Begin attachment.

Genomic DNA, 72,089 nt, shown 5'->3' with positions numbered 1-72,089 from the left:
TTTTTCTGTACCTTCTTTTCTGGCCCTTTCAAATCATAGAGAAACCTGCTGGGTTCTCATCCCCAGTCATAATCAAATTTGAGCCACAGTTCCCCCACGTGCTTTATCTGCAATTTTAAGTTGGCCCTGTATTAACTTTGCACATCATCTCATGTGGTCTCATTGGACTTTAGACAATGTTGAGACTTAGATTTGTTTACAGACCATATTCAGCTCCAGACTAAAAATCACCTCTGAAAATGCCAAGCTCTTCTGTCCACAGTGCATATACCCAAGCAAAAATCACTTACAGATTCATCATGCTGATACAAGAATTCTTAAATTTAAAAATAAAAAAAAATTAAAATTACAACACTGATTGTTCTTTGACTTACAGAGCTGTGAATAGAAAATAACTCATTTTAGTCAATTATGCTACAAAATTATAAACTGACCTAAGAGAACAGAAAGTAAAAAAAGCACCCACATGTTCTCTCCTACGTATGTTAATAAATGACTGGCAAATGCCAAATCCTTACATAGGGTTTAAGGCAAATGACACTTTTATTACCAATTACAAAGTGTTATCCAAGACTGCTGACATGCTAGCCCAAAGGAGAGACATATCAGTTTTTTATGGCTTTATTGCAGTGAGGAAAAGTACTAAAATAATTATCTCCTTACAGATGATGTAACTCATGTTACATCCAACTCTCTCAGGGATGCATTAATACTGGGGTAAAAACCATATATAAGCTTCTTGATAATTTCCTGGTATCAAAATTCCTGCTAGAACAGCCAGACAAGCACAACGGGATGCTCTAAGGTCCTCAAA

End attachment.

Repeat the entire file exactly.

Genomic DNA, 72,089 nt, shown 5'->3' with positions numbered 1-72,089 from the left:
TTTTTCTGTACCTTCTTTTCTGGCCCTTTCAAATCATAGAGAAACCTGCTGGGTTCTCATCCCCAGTCATAATCAAATTTGAGCCACAGTTCCCCCACGTGCTTTATCTGCAATTTTAAGTTGGCCCTGTATTAACTTTGCACATCATCTCATGTGGTCTCATTGGACTTTAGACAATGTTGAGACTTAGATTTGTTTACAGACCATATTCAGCTCCAGACTAAAAATCACCTCTGAAAATGCCAAGCTCTTCTGTCCACAGTGCATATACCCAAGCAAAAATCACTTACAGATTCATCATGCTGATACAAGAATTCTTAAATTTAAAAATAAAAAAAAATTAAAATTACAACACTGATTGTTCTTTGACTTACAGAGCTGTGAATAGAAAATAACTCATTTTAGTCAATTATGCTACAAAATTATAAACTGACCTAAGAGAACAGAAAGTAAAAAAAGCACCCACATGTTCTCTCCTACGTATGTTAATAAATGACTGGCAAATGCCAAATCCTTACATAGGGTTTAAGGCAAATGACACTTTTATTACCAATTACAAAGTGTTATCCAAGACTGCTGACATGCTAGCCCAAAGGAGAGACATATCAGTTTTTTATGGCTTTATTGCAGTGAGGAAAAGTACTAAAATAATTATCTCCTTACAGATGATGTAACTCATGTTACATCCAACTCTCTCAGGGATGCATTAATACTGGGGTAAAAACCATATATAAGCTTCTTGATAATTTCCTGGTATCAAAATTCCTGCTAGAACAGCCAGACAAGCACAACGGGATGCTCTAAGGTCCTCAAA